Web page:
In this article we are going to estimate the intrinsic value of Sino Land Company Limited (HKG:83) by taking the expected future cash flows and discounting them to their present value. We will use the Discounted Cash Flow (DCF) model on this occasion. Models like these may appear beyond the comprehension of a lay person, but they're fairly easy to follow.
We would caution that there are many ways of valuing a company and, like the DCF, each technique has advantages and disadvantages in certain scenarios. Anyone interested in learning a bit more about intrinsic value should have a read of the Simply Wall St analysis model.
Crunching the numbers
We're using the 2-stage growth model, which simply means we take in account two stages of company's growth. In the initial period the company may have a higher growth rate and the second stage is usually assumed to have a stable growth rate. In the first stage we need to estimate the cash flows to the business over the next ten years. Where possible we use analyst estimates, but when these aren't available we extrapolate the previous free cash flow (FCF) from the last estimate or reported value. We assume companies with shrinking free cash flow will slow their rate of shrinkage, and that companies with growing free cash flow will see their growth rate slow, over this period. We do this to reflect that growth tends to slow more in the early years than it does in later years.
A DCF is all about the idea that a dollar in the future is less valuable than a dollar today, so we need to discount the sum of these future cash flows to arrive at a present value estimate:
10-year free cash flow (FCF) estimate
|Levered FCF (HK$, Millions)||HK$3.44b||HK$2.73b||HK$4.28b||HK$4.66b||HK$4.97b||HK$5.22b||HK$5.43b||HK$5.61b||HK$5.76b||HK$5.89b|
|Growth Rate Estimate Source||Analyst x2||Analyst x3||Analyst x2||Est @ 8.86%||Est @ 6.64%||Est @ 5.09%||Est @ 4.01%||Est @ 3.25%||Est @ 2.72%||Est @ 2.35%|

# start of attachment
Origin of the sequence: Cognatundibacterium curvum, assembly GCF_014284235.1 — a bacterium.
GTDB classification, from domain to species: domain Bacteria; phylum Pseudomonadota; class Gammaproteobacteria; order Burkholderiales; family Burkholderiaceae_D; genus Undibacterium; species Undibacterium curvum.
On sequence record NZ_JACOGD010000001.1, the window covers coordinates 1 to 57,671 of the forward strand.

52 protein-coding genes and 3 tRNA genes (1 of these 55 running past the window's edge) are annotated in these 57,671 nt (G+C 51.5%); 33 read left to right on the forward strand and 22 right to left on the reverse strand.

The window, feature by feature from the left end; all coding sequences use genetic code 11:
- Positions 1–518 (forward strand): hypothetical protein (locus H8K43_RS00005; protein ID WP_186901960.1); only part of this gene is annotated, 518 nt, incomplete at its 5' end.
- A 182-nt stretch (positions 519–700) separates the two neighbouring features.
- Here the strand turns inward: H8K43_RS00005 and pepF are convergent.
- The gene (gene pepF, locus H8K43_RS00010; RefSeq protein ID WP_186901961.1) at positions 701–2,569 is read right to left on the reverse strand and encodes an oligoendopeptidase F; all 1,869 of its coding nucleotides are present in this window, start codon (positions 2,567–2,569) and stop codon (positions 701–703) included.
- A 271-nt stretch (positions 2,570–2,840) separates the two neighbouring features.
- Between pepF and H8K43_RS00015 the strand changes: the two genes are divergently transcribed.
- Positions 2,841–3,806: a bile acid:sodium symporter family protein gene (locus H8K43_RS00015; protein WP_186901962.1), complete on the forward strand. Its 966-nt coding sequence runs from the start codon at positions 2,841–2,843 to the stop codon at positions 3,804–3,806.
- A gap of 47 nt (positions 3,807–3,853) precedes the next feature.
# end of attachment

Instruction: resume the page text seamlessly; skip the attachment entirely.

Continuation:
|Present Value (HK$, Millions) Discounted @ 7.8%||HK$3.2k||HK$2.3k||HK$3.4k||HK$3.5k||HK$3.4k||HK$3.3k||HK$3.2k||HK$3.1k||HK$2.9k||HK$2.8k|
("Est" = FCF growth rate estimated by Simply Wall St)
Present Value of 10-year Cash Flow (PVCF) = HK$31b
After calculating the present value of future cash flows in the initial 10-year period, we need to calculate the Terminal Value, which accounts for all future cash flows beyond the first stage. The Gordon Growth formula is used to calculate Terminal Value at a future annual growth rate equal to the 5-year average of the 10-year government bond yield of 1.5%. We discount the terminal cash flows to today's value at a cost of equity of 7.8%.
Terminal Value (TV)= FCF2031 × (1 + g) ÷ (r – g) = HK$5.9b× (1 + 1.5%) ÷ (7.8%– 1.5%) = HK$95b
Present Value of Terminal Value (PVTV)= TV / (1 + r)10= HK$95b÷ ( 1 + 7.8%)10= HK$45b
The total value, or equity value, is then the sum of the present value of the future cash flows, which in this case is HK$76b. In the final step we divide the equity value by the number of shares outstanding. Compared to the current share price of HK$10.7, the company appears around fair value at the time of writing. Valuations are imprecise instruments though, rather like a telescope - move a few degrees and end up in a different galaxy. Do keep this in mind.